Every election season for nearly two decades now, I’ve seen articles about how Secular Americans are trying to harness our numbers. We know the political power of the Christian Right, but as more Americans shed their faith and declare “No Religion,” the question becomes whether that will translate into a similar political movement.
The answer has almost always been no.
In 2016, according to PRRI, the “Nones” were 25% of the population, but represented only 15% of voters.
We’re not pulling our weight, and that helps explain why our government is currently in the hands of conservative Christians. (Not entirely, though, 25% of the Nones backed Donald Trump.)
An article in the Wall Street Journal yesterday was all about how atheists are trying to fix that discrepancy. It’s not easy, in part because even though we agree about God, we don’t necessarily agree about everything else.
A coalition of secular organizations is now determined to close that gap. This summer, they kicked off a nationwide voter registration drive, which will culminate with a get-out-the-secular-vote campaign in the fall. Their goal is also to politically galvanize nonbelievers around issues like separation of church and state and access to abortion.
To reach that goal, groups involved in the Secular America Votes campaign are searching for nonbelievers in areas where they may be likely to gather.
Actually, they’re going to colleges. Lots of colleges.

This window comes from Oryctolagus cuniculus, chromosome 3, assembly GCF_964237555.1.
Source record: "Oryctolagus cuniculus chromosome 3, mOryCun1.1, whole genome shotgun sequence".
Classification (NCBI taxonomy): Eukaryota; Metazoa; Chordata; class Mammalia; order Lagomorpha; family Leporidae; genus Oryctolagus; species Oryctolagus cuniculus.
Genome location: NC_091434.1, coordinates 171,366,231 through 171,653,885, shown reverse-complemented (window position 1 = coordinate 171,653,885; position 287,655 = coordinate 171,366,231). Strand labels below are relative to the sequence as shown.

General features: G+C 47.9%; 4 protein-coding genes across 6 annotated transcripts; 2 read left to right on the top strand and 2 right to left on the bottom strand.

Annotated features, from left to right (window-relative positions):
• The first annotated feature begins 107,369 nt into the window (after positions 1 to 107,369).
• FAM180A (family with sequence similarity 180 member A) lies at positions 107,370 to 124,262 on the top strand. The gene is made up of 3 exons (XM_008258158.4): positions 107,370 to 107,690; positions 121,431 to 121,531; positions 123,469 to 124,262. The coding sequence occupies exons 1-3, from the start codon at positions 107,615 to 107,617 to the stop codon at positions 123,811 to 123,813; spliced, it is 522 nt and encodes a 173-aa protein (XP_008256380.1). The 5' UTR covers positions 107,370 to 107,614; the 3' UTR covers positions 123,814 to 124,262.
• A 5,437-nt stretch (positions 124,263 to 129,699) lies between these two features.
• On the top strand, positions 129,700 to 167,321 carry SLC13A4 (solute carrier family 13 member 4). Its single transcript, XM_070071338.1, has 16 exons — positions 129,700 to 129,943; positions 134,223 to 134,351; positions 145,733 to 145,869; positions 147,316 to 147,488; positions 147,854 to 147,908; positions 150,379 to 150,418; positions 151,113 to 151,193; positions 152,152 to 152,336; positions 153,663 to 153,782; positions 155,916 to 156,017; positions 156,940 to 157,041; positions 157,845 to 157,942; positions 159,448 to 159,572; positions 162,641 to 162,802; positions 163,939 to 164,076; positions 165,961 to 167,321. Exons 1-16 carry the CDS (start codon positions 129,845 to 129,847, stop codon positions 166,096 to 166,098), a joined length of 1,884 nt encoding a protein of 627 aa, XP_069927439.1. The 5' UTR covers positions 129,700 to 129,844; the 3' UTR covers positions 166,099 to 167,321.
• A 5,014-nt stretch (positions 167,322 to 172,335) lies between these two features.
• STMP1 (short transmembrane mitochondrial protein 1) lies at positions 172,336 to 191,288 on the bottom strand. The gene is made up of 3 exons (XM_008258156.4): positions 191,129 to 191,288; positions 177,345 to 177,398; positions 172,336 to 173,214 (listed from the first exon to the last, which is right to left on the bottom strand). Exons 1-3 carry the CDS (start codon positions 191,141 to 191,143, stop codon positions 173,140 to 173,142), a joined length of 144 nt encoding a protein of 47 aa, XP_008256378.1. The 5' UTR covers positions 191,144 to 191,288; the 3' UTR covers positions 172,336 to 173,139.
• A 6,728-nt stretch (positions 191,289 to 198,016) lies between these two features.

It’s all important and I hope it brings more voters into the fold. While the secular groups aren’t partisan, there’s no doubt advocating for church/state separation and women’s rights, in this political time, means backing Democrats and only Democrats. So if they’re registering voters in swing districts, there’s a good chance those voters will ultimately support the more liberal candidates.
It would be even better if the politicians themselves reached out to us (through those organizations or public statements) and asked for our votes because they were in Washington defending church/state separation and (actual) religious freedom. We’re not quite there yet. We’re still a liability. Most politicians take our votes for granted because, well, who else are we going to support?
But if more Secular Americans voted, politicians would have no choice but to treat us with the sort of reverence they give evangelicals. They would have to defend our shared values or risk losing our vote. For now, we need to show them we have their backs. Then we can demand they have ours.
If you’re interested in the Secular America Votes campaign, consider holding a voter registration drive in your own community. All the details are right here.